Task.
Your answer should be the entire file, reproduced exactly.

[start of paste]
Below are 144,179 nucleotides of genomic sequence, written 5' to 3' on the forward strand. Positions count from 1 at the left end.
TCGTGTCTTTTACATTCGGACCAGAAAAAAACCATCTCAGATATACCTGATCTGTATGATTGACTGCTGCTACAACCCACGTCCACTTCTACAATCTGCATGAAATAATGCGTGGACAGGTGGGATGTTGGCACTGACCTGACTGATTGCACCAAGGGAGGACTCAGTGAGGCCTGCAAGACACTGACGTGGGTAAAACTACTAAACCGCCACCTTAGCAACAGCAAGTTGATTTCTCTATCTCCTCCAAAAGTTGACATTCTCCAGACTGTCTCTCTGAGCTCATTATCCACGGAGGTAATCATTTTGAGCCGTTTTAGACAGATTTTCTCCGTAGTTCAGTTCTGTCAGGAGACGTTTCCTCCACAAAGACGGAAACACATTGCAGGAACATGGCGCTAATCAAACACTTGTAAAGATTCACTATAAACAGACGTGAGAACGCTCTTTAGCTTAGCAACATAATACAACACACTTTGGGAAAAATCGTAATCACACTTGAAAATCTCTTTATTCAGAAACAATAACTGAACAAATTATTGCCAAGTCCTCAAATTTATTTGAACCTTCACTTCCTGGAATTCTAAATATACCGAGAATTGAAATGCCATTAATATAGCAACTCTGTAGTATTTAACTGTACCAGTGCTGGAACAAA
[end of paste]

Below are 144,179 nucleotides of genomic sequence, written 5' to 3' on the forward strand. Positions count from 1 at the left end.
TCGTGTCTTTTACATTCGGACCAGAAAAAAACCATCTCAGATATACCTGATCTGTATGATTGACTGCTGCTACAACCCACGTCCACTTCTACAATCTGCATGAAATAATGCGTGGACAGGTGGGATGTTGGCACTGACCTGACTGATTGCACCAAGGGAGGACTCAGTGAGGCCTGCAAGACACTGACGTGGGTAAAACTACTAAACCGCCACCTTAGCAACAGCAAGTTGATTTCTCTATCTCCTCCAAAAGTTGACATTCTCCAGACTGTCTCTCTGAGCTCATTATCCACGGAGGTAATCATTTTGAGCCGTTTTAGACAGATTTTCTCCGTAGTTCAGTTCTGTCAGGAGACGTTTCCTCCACAAAGACGGAAACACATTGCAGGAACATGGCGCTAATCAAACACTTGTAAAGATTCACTATAAACAGACGTGAGAACGCTCTTTAGCTTAGCAACATAATACAACACACTTTGGGAAAAATCGTAATCACACTTGAAAATCTCTTTATTCAGAAACAATAACTGAACAAATTATTGCCAAGTCCTCAAATTTATTTGAACCTTCACTTCCTGGAATTCTAAATATACCGAGAATTGAAATGCCATTAATATAGCAACTCTGTAGTATTTAACTGTACCAGTGCTGGAACAAA